Shark and Ray Anatomy

Basic Design

The basic design of Chondrichthyans includes a skull, jaws with teeth, a vertebral column (backbone), and fins; but unlike the bony fishes, they lack ribs.

Through millions of years of evolution many different species have evolved in varying shapes and sizes, each designed for the particular habitats where they are found and the types of prey they survive on.

The upper jaw is loosely attached to the underside of the skull by ligaments and connective tissue.



Teeth vary in size and shape throughout the different species and these are embedded into the gums rather than being attached to the jaw – worn or damaged teeth are regularly replaced.  The tooth design can vary from very sharp pointed teeth for catching and eating fish to flattened teeth for grinding. Whale Sharks and Manta Rays have hardened plates only, as they feed by capturing plankton in gill rakers, as they pass large volumes of water through the gills.



Chondrichthyans have three types of unpaired fins – the dorsal, anal and caudal; and two types of paired fins, the pectoral and pelvic. However, through evolution, some family groups like Dogfish, Sawsharks, Angel Sharks, and rays have lost the anal fin. Chimaeras and some rays have modified caudal fins which form long whip-like or ribbon-like tails.
In sharks and chimaeras, the pectoral fins extend from the body below and behind the head whereas in rays, the pectoral fins are attached at the back of the skull and part of the body stem and are greatly enlarged to form a body disc.



Body shape and method of movement through the water varies between the species. The body of most species of shark is shaped for hydrodynamic efficiency where swimming is achieved by side-to-side undulations of the tail. In rays, the body is highly flattened from the top and bottom, the tail is reduced in size, and movement through the water is achieved by undulation of the tips of the pectoral fins. Chimaeras move by rapid movement of the pectoral fins or by slow lateral movements of their tails. To aid hydrodynamics sharks, rays and skates skin is covered with small teeth-like structures called dermal denticles. These teeth-like structures are designed to reduce the amount of drag while swimming and therefore increase the efficiency while travelling through the water.



As with other fish, Chondrichthyans extract oxygen from the water to breathe using gills. Most species of sharks have 5 pairs of gill openings although there are several species have 6 or 7. Rays have 5 or 6 pairs of gill openings and chimaeras have 4 pairs of gill arches but only 1 pair of gill openings. The gill openings in sharks and chimeras are located on the side behind the head and in rays and skates they are located underneath.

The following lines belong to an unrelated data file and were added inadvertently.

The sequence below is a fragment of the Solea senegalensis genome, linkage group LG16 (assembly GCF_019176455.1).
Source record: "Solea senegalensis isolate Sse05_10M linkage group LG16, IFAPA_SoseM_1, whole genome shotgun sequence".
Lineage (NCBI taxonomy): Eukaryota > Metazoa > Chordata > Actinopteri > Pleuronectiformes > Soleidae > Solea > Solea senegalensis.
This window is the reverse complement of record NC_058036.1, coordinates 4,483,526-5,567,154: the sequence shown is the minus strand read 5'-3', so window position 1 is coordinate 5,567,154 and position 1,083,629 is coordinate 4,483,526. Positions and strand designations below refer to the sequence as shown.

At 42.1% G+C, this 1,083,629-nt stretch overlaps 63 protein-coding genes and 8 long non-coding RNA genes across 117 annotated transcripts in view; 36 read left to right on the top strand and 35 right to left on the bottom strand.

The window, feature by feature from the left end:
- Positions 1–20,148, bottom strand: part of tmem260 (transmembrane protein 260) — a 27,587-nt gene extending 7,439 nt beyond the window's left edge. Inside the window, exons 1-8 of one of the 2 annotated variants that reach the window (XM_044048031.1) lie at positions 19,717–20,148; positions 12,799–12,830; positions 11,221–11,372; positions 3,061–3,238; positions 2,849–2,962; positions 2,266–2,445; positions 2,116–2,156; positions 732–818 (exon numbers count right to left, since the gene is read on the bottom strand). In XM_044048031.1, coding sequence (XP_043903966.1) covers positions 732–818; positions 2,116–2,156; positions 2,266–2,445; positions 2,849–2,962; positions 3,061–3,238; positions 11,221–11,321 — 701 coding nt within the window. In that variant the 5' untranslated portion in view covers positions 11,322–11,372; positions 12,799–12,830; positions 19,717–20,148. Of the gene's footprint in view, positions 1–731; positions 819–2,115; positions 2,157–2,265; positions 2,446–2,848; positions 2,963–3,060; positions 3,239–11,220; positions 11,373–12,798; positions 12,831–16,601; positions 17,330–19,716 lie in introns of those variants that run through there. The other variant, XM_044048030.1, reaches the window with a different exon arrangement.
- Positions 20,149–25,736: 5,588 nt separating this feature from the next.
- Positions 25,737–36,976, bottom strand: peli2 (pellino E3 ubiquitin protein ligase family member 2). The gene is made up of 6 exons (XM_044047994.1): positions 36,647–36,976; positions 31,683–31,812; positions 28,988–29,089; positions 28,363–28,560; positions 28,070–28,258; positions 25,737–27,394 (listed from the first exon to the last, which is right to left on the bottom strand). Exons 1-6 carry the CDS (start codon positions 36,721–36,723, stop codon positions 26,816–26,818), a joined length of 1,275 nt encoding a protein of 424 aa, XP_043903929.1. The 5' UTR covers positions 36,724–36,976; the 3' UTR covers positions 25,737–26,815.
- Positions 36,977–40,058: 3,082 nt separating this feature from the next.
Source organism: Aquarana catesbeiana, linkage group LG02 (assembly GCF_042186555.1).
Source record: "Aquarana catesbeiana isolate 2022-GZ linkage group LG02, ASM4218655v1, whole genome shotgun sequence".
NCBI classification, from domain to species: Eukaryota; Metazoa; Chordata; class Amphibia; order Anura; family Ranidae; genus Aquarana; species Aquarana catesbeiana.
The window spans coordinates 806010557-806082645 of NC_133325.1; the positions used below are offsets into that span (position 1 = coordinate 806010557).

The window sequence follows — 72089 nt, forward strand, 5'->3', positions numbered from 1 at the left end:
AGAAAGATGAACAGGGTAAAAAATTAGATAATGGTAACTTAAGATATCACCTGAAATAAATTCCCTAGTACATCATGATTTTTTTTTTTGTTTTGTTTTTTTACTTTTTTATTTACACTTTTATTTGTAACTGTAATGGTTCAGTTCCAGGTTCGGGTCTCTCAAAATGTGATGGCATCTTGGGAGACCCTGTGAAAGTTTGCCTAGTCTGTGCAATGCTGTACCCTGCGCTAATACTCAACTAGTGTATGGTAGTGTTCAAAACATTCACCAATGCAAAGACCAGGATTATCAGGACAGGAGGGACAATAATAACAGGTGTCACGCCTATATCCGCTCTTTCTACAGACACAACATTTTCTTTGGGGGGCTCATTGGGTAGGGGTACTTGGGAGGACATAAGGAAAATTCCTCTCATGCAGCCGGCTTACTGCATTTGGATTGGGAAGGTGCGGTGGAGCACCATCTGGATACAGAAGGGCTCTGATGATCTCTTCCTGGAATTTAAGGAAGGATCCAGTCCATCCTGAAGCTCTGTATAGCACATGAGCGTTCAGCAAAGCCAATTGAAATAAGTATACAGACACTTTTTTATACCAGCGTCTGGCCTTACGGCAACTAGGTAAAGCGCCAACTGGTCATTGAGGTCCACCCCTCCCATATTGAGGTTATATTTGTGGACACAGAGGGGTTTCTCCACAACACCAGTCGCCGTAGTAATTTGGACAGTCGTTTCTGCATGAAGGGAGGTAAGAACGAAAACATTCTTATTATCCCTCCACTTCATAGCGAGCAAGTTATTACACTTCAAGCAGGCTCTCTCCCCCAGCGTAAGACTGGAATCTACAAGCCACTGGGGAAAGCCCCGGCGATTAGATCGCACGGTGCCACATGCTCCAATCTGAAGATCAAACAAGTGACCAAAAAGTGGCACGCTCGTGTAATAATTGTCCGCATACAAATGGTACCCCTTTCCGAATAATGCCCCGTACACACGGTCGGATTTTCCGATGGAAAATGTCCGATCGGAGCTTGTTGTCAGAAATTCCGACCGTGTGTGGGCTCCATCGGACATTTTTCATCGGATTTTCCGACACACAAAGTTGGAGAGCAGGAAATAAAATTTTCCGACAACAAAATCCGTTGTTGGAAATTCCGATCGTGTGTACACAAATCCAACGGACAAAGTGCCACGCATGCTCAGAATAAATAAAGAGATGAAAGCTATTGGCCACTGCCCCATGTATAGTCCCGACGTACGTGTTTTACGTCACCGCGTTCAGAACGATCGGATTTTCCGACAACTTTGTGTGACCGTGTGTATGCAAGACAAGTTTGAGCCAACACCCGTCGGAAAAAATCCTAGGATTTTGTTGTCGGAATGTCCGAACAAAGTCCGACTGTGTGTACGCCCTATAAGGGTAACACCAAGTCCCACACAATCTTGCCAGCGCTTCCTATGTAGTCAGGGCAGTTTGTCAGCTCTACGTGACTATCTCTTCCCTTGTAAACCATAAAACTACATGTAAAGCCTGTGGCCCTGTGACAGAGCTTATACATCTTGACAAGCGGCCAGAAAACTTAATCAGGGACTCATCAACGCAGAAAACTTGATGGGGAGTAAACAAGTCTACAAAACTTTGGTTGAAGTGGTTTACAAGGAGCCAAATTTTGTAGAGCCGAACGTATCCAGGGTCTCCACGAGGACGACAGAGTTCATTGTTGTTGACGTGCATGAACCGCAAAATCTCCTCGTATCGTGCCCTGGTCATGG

Rays and most bottom dwelling sharks also have spiracles, these are openings which allow water to be pumped over the gills while stationary allowing them to rest on the seafloor. The other species of sharks need to continue to move through the water to breath. Chimaeras have large nostrils and take in water through these instead of the mouth.



Chondrichthyans have some of the most complex and finely tuned sensory systems of all animals. The eyes provide for an excellent field of vision and in some species it is believed they can see in colour, further adaptations give them the ability to function efficiently in low-light conditions. Most species have an acute sense of smell. Taste-receptor cells to determine palatability of prey occur on taste buds that cover a small bump in the mouth. Touch-receptor cells occurring near the skin surface respond to contact and small capsules deeper in the skin respond to the bending of the body and fins through the stretching and contracting of muscles.

Senses of balance, orientation, and body movement depend on a complex series of organs inside the ear. As the animal moves, fluids inside three semi-circular canals at right angles to each other press against hair cells, connected to a conglomerate of hard calcium granules, and stimulate nerve impulses. Hearing is acute, even though Chondrichthyans lack external ear openings. Clusters of sensory hair cells detect water movement or vibration. Those in the skin are called pit organs and can detect water movement relative to the body surface. To detect water acceleration, neuromasts also form an extensive network of small water-filled canals immediately below the surface of the skin in the lateral lines, which run across each side of the head and body.

Electro sense is present in all Chondrichthyans, but uncommon among other groups in the animal kingdom. Chondrichthyans electro sensory organs (Ampullae of Lorenzini) are able to detect weak electric fields generated by the movement of prey, predators, and ambient water in the Earth’s magnetic field. It is likely that these animals can navigate long distances by detecting slight variations in the Earth’s magnetic field caused by variation of metal deposits in their environment. The electro sense is so acute that Chondrichthyans animals can detect voltage gradients of less than 5 billionths of a volt across a distance of 1 cm. The Ampullae of Lorenzini are lined with hair cells attached to an insulated tube filled with a conductive jelly. A network of interconnected Ampullae located in pores on the head, lower jaw, and trunk enables the animal to measure voltage gradients at different positions on its body.

Torpedo rays have evolved paired kidney-shaped electric organs located on each side near the centre of the disc, capable of producing more than 200 volts. These are used for defence and stunning prey, and possibly also for electro-location of prey, predators, or mates, and for social communication.

There is still so much more to learn about these amazing animals.

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